The short version of the story is that John Carroll University owns four apartment buildings directly adjacent to its campus, but which sit in the city limits of Shaker Heights (the rest of the campus is in University Heights). The mayor of Shaker Heights wants a zoning law that would (among other things) cap the number of students allowed to live in each university-owned apartment building (hypothetically, at something like 50% or 75% of total occupancy, although I don't think official numbers have been released).

I'm not even going to try to …

Regional Culinary Traditions

Last winter I watched the episode of Man vs. Food where Adam Richman travels to Minneapolis to eat Jucy Lucys. I have been craving one ever since.

(from flickr user Adam Kuban)

The problem is that there doesn't seem to be anywhere in Cleveland that sells a Jucy Lucy. I asked a buddy who is from Minneapolis, but he claims to not know of anywhere outside of the Twin Cities where you can get a hamburger with gooey cheese cooked in the middle.

I could, in theory, just make one myself. The recipe isn't at all complicated; but I won't do it for the simple reason that my cooking skills are awful. I tried making a cheesesteak recently which, unfortunately, turned out horribly. If I didn't know how good a true Philly cheesesteak is, I might have inadvertently written it off as no good.

Anyway, back to my point. I admittedly don't fully understand why some culinary traditions in the US are so strongly tied to a single region. I understand why international differences in taste a…

Children in the Government

Obama's health care speech yesterday night made clear something depressing about the current state of U.S. politics - we have children in our government and they are acting very childishly. Consider first his point about the "death panels".

It reminds me of children on a schoolyard playground. Somebody makes up a bogus rumor about some other kid; some popular kid with social authority starts acting like it's true, and before you know it, the falsity has become an accepted fact on the playground.

And then there is the now infamous heckling incident...

This guy (Joe Wilson) is like a child who can't sit still for an extended period without causing a scene. He is the kid whose mom is embarrassed to bring him to church or to a restaurant because she knows he will act embarrassingly obnoxious. He is the child who has no respect for adults because he thinks everything they say and do is wrong. He makes a meaningless apology because his mom says he can't have any desse…

How "Rapid" is BRT?

I'll admit, I am a little late to the party on this one. It's been nearly a year since Cleveland launched its new BRT, the Healthline, and since Streetsblogproclaimed the line was getting "rave reviews". Now that I live in a part of town with better access to the Healthline, I finally got a chance to take a ride. My overall impression: wow, the Healthline is really painfully slow...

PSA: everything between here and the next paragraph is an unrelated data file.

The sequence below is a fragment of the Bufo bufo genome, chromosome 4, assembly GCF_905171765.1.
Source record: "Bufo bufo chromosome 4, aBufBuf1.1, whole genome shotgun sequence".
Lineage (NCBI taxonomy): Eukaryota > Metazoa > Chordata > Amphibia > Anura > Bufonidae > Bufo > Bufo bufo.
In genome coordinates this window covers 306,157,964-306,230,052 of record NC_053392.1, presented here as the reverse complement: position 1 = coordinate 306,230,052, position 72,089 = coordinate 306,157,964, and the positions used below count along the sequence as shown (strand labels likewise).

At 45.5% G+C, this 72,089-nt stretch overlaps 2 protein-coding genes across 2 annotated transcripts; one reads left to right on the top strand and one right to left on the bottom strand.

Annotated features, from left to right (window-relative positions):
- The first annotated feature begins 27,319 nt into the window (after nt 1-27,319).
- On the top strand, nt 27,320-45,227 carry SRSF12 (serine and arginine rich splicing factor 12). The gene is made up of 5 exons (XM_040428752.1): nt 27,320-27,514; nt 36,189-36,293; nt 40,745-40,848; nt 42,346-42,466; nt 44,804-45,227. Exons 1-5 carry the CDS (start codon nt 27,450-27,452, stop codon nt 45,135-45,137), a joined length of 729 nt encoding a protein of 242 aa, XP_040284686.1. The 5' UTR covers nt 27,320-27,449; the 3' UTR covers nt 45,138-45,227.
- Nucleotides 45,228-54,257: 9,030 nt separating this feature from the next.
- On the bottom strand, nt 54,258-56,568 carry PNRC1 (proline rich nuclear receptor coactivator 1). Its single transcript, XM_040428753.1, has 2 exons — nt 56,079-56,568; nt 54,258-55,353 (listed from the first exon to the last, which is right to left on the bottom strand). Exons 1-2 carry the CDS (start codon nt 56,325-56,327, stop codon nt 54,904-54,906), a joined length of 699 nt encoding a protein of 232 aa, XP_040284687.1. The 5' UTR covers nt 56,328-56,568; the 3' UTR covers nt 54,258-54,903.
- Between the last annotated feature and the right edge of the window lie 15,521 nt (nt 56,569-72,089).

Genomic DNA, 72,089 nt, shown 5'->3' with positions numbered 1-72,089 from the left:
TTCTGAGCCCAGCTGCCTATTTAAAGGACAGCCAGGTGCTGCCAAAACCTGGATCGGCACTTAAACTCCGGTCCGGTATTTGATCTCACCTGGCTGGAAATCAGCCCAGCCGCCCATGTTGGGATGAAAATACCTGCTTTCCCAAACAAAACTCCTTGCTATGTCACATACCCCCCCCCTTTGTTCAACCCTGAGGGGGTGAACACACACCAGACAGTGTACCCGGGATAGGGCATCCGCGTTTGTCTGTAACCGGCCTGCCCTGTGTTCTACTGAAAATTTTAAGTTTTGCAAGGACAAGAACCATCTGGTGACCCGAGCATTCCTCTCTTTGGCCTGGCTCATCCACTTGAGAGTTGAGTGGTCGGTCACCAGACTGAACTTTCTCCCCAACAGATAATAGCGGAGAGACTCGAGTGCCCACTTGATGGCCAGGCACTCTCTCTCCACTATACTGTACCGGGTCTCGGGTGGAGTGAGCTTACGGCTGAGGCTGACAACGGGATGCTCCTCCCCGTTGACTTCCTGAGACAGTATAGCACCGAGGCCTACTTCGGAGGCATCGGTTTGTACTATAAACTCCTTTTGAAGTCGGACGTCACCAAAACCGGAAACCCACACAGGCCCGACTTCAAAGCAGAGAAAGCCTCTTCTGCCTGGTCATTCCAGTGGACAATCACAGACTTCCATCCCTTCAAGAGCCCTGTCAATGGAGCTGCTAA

Perhaps my expectations were too high, but for all the hype, the improved boarding platforms, pre-paid fare system, dedicated bus lanes, unique traffic signals, and the fact that it has "rapid transit" in the name, I think I was justified in believing that its speed might be somewhat synonymous with rapid.

The official schedule lists an 8am weekday trip from East 105th & Euclid Avenue to Superior & East Roadway as taking 23 minutes. That's a distance of 4.08 miles. Calculating it out gives you the average speed for the trip as a whopping 10.6 mph.


Running the City

Since I was off on Monday and there wasn't much on TV, I tuned into the Today Show for the first time in many years. There was, nevertheless, one story that caught my attention.

Visit for Breaking News, World News, and News about the Economy

As touristy as it is, I really do appreciate a good guided tour when visiting a new city. My favorite tours are definitely the guided bike tours that a lot of cities have now, since they are able to cover a good distance in a short period of time and because they usually let you keep the rental bike for the rest of the day. The one problem that I have is that these things are often more expensive than I can afford. 25 or 30 bucks for an hour-long tour seems pricey to me; and according to the Today Show's piece, these running tours cost 72 dollars for an eight mile run. Yikes.

The Price of Being Passionate

Wow, it's been a long time since I blogged about national politics here at Extraordinary Observations; nevertheless, the recent news about Van Jones's resignation really has me feeling down. If you don't know much about Jones, I strongly recommend this profile from the New Yorker or this interview with NOW. Jones resigned this weekend because of what he calls a "vicious smear campaign" attacking his past life and activism.